Fighting Diabetes with Supplements

If a person has diabetes, the traditional means of addressing the disease is regular exercise coupled with a conscious maintenance of one’s diet.

However, it is also possible that supplements may benefit a diabetic even more and give the person a better quality of life in the long run. There are those supplements for diabetics which will give substantial advantages but as with all good things, there will be sacrifices made-more specifically one’s comfort.

Taking one’s multivitamins seem to be too much work for some people. How would a diabetic expect to even remember taking the different recommended supplements that may help him or her with diabetes. Here are a few of those supplements:

Alpha-Lipolic Acid

This is basically found in foods such as liver, potatoes, spinach and broccoli. This is also commonly known as lipolic acid or thiotic acid. It is an antioxidant which means that it combats the cell damage that comes from free radicals which is a by-product of oxidative stress.

Since high levels of blood glucose is just one cause of oxidative stress, Alpha-Lipolic Acid (ALA) is able to counteract oxidative stress and thus normalize high blood glucose levels in a person.

Although, the principle of ALA works on paper, there is yet a big room for improvement with regard to significant scientific evidence that will support a regular dosage of ALA in diabetics. The side effects is that ALA might lower one’s blood sugar level to dangerous levels.

Another side effect is that ALA could potentially lower the blood levels of various minerals such as iron and it could dampen the effectiveness of some anti-cancer drugs. Headaches, upset stomach and skin rashes might also happen.


This is found in meats, animal fats, fish coffee, brewer’s yeast, whole-wheat and brown sugar. The marketed form of it is in the form of chromium nicotinate, chromium picolinate and chromium chloride. Although the effect of chromium might essentially lower one’s blood sugar, it is possible that chromium might overdo it.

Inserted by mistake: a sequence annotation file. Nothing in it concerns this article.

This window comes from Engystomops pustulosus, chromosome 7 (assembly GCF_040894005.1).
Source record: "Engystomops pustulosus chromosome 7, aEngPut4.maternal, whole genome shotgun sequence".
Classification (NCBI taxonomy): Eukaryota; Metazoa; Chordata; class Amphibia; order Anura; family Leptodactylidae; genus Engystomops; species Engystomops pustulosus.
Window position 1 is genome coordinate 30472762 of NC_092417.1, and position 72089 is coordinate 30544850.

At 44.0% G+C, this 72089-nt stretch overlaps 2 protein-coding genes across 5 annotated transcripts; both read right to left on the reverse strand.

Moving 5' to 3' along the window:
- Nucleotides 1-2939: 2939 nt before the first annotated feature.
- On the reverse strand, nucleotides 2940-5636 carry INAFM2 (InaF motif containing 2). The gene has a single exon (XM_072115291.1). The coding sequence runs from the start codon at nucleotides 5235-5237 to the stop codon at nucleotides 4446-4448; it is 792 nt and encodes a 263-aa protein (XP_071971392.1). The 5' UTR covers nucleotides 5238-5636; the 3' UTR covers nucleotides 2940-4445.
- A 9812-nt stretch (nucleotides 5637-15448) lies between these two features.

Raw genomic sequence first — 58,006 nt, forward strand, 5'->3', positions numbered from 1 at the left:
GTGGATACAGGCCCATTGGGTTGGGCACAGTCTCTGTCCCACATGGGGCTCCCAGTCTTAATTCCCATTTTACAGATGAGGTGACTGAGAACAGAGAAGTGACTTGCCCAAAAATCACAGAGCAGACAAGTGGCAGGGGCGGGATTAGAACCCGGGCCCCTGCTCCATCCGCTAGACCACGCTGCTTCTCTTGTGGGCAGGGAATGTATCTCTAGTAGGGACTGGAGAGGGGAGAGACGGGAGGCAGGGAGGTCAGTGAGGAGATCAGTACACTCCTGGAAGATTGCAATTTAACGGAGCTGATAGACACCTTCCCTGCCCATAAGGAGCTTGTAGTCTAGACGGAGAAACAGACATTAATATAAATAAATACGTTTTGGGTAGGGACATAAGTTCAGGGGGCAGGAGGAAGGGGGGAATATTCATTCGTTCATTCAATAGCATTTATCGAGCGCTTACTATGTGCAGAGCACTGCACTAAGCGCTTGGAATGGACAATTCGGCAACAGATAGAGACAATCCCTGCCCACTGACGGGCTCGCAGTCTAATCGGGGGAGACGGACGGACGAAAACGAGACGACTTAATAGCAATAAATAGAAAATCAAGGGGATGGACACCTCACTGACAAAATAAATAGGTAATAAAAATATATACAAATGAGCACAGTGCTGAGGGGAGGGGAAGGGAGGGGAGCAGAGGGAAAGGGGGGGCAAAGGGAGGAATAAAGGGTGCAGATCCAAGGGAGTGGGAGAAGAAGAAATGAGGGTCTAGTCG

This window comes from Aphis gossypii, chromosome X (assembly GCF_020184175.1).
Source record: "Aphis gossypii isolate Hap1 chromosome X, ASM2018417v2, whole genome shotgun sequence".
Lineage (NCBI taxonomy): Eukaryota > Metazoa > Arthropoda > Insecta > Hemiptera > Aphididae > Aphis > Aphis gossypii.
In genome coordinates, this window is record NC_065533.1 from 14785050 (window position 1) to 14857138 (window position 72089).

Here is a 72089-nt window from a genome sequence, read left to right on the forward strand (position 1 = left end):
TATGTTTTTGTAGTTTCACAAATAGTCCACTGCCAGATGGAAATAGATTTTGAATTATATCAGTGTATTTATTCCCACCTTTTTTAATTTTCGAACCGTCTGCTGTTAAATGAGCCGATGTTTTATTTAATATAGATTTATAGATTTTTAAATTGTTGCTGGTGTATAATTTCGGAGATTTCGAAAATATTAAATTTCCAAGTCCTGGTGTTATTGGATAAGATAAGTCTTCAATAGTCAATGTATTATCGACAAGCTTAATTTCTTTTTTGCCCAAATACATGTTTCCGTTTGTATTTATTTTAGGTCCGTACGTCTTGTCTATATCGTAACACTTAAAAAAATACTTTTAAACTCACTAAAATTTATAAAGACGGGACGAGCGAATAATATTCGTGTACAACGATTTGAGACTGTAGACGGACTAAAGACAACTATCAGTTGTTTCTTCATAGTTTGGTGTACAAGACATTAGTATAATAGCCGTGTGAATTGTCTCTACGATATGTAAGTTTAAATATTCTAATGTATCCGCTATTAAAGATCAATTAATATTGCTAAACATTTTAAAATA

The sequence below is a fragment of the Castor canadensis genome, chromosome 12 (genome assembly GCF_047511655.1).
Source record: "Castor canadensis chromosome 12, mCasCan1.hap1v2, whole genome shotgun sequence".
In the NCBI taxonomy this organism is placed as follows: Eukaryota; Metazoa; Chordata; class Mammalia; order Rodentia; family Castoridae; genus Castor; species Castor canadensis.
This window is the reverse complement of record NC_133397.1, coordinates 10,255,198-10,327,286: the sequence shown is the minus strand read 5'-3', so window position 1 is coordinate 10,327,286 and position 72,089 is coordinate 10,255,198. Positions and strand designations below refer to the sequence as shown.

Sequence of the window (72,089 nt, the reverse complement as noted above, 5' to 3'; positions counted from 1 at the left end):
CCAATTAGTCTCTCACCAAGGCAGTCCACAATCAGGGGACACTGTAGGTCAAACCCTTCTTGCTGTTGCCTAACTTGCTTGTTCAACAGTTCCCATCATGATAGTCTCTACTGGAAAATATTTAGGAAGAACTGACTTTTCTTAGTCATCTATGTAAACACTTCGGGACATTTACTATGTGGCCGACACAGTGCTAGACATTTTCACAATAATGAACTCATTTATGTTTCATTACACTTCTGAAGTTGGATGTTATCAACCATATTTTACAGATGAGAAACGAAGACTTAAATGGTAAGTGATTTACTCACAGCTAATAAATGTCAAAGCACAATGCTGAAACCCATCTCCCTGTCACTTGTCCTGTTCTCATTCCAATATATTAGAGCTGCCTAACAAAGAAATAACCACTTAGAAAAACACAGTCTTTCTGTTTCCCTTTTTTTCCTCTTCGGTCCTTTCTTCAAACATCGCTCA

A study that confirms the benefits of taking chromium is yet to be done. The milder side effects are mood swings, weight gain, sleep problems while other side effects might include diarrhea, bleeding into the gastrointestinal tract and vomiting. Clearly, taking this mineral must only be done under direct supervision of a doctor.

Coenzyme Q10

This is also known as ubiquinone or ubiquinol. It aids cells in the production of energy and is an antioxidant. Its effectiveness in high blood glucose levels in diabetes cases is not yet proven. Therefore it is possible that it may have uses for other conditions such as heart disease in diabetics.

Again, further studies should still be conducted in order to have a solid conclusion about the drug. Side effects of the drug are found when it interacts with other medicines which includes warfarin which is a blood thinner and medicines for cancer chemotherapy and high blood pressure. More side effects of this drug is loss of appetite, heartburn and vomiting.